But now, some of the controlling individuals of major social media and internet platforms are the same people heavily invested in the highly profitable vaccine industry. This is not a commentary on the effectiveness or wisdom of vaccines or an argument in favor of or against them. It is an observation on and a possible explanation of why social media is buying into “protecting” you by removing what they claim is “false information.” You will not be as afraid if there is good news to report.
Just as innovation and the internet changed the way people got their news, new platforms and social media sites are opening up to spread the news. Facebook and Twitter may find themselves going the way of newspapers and the evening news if they continue to attempt to be the arbitrator of truth.
But the Texas Capitol is not closed just because of COVID-19. There is also the additional fear we have from the violent protesting and rioting that is going on across the nation. During the early days of the protests in Austin, the Capitol grounds were closed off to violent and destructive protestors in response to the defacing and destruction of property. It was an appropriate call to close off the grounds to destructive rioters. It is an epic failure if we keep them closed because of fear of a repetition.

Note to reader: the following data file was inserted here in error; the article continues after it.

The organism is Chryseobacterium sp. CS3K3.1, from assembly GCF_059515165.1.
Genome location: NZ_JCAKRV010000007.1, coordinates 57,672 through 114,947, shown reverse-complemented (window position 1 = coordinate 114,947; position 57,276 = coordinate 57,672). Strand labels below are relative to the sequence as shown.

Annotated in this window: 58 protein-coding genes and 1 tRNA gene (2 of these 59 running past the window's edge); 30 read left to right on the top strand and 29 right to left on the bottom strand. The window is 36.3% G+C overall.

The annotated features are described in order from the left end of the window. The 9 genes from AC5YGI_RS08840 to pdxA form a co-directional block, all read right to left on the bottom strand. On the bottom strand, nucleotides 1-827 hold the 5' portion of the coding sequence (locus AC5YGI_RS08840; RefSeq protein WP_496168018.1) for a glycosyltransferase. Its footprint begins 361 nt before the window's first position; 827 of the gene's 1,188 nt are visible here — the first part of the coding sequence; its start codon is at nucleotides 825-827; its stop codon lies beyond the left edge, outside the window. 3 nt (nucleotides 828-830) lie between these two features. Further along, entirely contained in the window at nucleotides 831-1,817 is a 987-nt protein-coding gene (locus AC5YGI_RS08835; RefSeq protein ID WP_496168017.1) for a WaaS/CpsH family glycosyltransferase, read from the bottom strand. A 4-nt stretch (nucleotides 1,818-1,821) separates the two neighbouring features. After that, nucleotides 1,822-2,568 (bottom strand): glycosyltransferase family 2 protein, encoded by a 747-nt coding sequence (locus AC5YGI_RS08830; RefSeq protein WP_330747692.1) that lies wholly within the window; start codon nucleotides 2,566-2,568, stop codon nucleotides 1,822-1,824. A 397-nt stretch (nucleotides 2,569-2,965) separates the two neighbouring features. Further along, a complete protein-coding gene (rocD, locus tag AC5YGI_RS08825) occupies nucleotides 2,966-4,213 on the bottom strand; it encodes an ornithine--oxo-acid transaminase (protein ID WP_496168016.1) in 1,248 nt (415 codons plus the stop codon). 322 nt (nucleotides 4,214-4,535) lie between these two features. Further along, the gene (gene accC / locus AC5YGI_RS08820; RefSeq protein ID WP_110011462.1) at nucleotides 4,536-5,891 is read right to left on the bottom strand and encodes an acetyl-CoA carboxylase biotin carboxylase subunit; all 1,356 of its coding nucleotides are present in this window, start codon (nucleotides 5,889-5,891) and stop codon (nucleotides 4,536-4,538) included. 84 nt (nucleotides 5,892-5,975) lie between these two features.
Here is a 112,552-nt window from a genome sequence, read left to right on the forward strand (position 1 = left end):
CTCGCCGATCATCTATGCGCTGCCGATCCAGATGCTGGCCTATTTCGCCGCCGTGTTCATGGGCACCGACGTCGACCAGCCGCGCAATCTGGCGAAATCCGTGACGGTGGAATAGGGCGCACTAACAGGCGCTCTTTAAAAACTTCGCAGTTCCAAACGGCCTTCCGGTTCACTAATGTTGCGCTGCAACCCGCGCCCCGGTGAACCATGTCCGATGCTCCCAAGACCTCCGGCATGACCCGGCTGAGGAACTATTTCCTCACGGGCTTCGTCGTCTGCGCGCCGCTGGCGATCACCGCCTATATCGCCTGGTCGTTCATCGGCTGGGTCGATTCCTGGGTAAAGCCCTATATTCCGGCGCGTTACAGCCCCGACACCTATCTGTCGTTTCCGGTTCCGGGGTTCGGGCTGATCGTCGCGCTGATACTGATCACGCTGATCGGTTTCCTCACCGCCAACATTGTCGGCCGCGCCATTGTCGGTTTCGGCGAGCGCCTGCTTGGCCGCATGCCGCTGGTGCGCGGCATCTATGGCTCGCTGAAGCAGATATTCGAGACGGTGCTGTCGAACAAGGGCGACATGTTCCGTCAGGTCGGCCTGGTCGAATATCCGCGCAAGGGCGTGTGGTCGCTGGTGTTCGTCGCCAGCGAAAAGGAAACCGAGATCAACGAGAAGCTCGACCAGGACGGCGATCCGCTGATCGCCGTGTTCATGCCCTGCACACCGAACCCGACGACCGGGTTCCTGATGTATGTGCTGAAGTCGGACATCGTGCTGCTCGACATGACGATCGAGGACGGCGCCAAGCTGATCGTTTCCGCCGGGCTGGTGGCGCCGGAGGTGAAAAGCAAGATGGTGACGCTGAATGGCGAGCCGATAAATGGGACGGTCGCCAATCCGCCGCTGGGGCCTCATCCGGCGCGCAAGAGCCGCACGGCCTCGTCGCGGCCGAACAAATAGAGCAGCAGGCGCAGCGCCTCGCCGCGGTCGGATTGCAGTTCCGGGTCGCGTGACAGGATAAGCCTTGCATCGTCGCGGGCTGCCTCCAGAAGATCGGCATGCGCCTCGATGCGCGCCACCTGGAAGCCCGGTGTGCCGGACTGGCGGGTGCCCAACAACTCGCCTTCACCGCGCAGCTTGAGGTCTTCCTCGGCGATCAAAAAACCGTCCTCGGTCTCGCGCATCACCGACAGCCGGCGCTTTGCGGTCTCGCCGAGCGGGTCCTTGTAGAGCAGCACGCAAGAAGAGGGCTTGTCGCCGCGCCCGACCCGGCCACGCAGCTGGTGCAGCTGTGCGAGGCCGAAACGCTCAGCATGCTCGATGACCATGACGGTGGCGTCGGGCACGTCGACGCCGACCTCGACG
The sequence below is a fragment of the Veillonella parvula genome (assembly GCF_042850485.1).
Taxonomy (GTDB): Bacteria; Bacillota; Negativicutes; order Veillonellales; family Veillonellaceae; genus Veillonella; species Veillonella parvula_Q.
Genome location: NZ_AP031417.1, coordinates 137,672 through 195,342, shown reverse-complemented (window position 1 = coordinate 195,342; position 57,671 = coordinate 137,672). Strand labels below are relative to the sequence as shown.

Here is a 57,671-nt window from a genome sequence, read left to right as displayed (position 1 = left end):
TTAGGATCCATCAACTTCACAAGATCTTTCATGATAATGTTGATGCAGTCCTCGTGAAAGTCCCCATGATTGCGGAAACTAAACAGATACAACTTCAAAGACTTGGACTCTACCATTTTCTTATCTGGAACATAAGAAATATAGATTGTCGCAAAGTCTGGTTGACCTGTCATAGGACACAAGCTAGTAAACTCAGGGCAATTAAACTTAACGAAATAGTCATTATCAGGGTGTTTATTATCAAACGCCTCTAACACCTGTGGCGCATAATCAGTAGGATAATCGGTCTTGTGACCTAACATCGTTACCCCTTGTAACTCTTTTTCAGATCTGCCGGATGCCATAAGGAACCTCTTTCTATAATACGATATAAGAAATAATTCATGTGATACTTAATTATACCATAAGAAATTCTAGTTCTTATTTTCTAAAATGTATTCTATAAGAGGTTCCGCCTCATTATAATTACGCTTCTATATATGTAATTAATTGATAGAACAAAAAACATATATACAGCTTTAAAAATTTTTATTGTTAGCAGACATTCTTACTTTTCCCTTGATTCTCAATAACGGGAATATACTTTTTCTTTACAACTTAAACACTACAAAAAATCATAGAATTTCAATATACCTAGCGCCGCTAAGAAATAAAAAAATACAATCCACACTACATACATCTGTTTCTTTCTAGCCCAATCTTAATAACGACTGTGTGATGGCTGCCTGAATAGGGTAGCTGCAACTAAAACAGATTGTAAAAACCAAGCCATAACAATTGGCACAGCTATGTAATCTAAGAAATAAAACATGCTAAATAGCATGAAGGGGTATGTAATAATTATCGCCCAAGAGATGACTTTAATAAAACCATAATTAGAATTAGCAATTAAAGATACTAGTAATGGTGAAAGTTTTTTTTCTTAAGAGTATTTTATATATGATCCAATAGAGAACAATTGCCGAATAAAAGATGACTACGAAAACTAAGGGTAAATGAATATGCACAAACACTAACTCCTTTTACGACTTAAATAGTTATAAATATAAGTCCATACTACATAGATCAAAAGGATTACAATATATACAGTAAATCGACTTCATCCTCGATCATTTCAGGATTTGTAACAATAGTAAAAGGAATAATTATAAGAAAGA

The Texas Capitol has never been closed for such an extended period in modern memory. When the Oklahoma bombing put all government buildings at high risk for attack, the Department of Public Safety (DPS) increased security around the building and gave employees and visitors alike the knowledge that they were as safe and secure as possible. When the World Trade Center was destroyed on September 11, 2001, the response was not to hunker down and deny access to the Capitol because there were terrorists. It was to openly and intentionally defy the fear that gives terrorists, rioters, and miscreants the power to alter our daily lives.